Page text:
By BOB and MARY STRONACH, SFO
The world is pregnant with Christ, and Franciscans and other Christians are like midwives helping to reveal his sacred presence.
That was powerful imagery, which Ed Shirley, SFO, brought forth in his July 6th workshop, “Spirituality in Today’s World.” A professor of religious studies at St. Edward’s University in Texas, Ed began his discussion with a look at the word secular. In the church it can distinguish laity and non-religious ordained from religious who take vows. Or, it can describe civil government not ruled by religious authorities.
It’s different from the secularism, the belief that religion should hold no place in public discourse. “Though we live in a secular society, we do not as yet live in a society that espouses secularism, though some people seem to want that,” he said.
The word secularity, on the other hand, describes “the quality of our Secular Franciscan charism,” Ed said. It’s sacramental, and it acknowledges that Christ in some ways is already present in the world.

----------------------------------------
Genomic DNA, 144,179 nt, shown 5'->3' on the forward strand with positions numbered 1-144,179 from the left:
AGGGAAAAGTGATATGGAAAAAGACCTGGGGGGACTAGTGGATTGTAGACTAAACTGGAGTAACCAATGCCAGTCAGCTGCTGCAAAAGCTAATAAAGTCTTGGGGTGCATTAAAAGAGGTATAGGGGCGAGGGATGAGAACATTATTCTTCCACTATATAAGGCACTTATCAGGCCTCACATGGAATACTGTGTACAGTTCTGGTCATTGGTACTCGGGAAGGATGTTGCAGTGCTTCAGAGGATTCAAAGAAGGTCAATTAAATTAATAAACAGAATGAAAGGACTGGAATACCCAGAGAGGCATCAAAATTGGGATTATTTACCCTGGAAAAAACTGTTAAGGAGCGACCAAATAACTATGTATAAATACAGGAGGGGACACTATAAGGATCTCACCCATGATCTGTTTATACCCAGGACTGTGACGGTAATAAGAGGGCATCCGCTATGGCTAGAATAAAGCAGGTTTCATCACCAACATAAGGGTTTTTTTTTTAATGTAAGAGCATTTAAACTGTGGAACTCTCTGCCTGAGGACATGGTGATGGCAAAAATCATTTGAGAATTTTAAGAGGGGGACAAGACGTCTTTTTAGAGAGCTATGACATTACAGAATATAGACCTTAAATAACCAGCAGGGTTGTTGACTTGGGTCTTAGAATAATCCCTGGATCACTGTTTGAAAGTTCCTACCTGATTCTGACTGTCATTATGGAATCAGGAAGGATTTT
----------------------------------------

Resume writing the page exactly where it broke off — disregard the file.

He offered three images or symbols of the way people see the relationship between God and the world.
(1) Praying with arms outstretched. This would connote separating religion from life.
(3) Praying with hands together. This is very Catholic as it recognizes that “nature and grace move together.”
(3) Praying with hands clasped together, fingers intertwined. This is where Franciscans take it one step further. “We can’t tell where God leaves off and the world begins. God and the world are so intimately wrapped together. As Bonaventure would say, ‘Every creature has an imprint of the Trinity’.”
From a Franciscan point of view, “we are not so much farmers as we are midwives,” he said. “The world is already pregnant with Christ. Everything that is, is holy. What we’re called to do is help bring that out.”